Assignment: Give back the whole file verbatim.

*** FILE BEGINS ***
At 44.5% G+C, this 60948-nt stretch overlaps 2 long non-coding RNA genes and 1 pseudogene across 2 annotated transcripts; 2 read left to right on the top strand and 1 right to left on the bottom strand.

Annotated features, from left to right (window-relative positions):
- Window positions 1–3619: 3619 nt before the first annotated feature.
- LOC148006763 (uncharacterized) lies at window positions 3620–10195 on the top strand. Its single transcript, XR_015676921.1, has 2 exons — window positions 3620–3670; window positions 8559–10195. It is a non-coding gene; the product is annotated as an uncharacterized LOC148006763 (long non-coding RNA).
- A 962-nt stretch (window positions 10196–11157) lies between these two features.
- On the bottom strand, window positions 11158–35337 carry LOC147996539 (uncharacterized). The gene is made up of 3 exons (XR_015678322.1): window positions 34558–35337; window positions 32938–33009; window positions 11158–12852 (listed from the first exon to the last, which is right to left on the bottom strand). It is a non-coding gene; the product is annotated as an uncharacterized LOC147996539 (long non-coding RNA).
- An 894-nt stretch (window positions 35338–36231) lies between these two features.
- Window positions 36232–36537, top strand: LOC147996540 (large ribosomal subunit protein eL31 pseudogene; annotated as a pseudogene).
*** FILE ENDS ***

At 44.5% G+C, this 60948-nt stretch overlaps 2 long non-coding RNA genes and 1 pseudogene across 2 annotated transcripts; 2 read left to right on the top strand and 1 right to left on the bottom strand.

Annotated features, from left to right (window-relative positions):
- Window positions 1–3619: 3619 nt before the first annotated feature.
- LOC148006763 (uncharacterized) lies at window positions 3620–10195 on the top strand. Its single transcript, XR_015676921.1, has 2 exons — window positions 3620–3670; window positions 8559–10195. It is a non-coding gene; the product is annotated as an uncharacterized LOC148006763 (long non-coding RNA).
- A 962-nt stretch (window positions 10196–11157) lies between these two features.
- On the bottom strand, window positions 11158–35337 carry LOC147996539 (uncharacterized). The gene is made up of 3 exons (XR_015678322.1): window positions 34558–35337; window positions 32938–33009; window positions 11158–12852 (listed from the first exon to the last, which is right to left on the bottom strand). It is a non-coding gene; the product is annotated as an uncharacterized LOC147996539 (long non-coding RNA).
- An 894-nt stretch (window positions 35338–36231) lies between these two features.
- Window positions 36232–36537, top strand: LOC147996540 (large ribosomal subunit protein eL31 pseudogene; annotated as a pseudogene).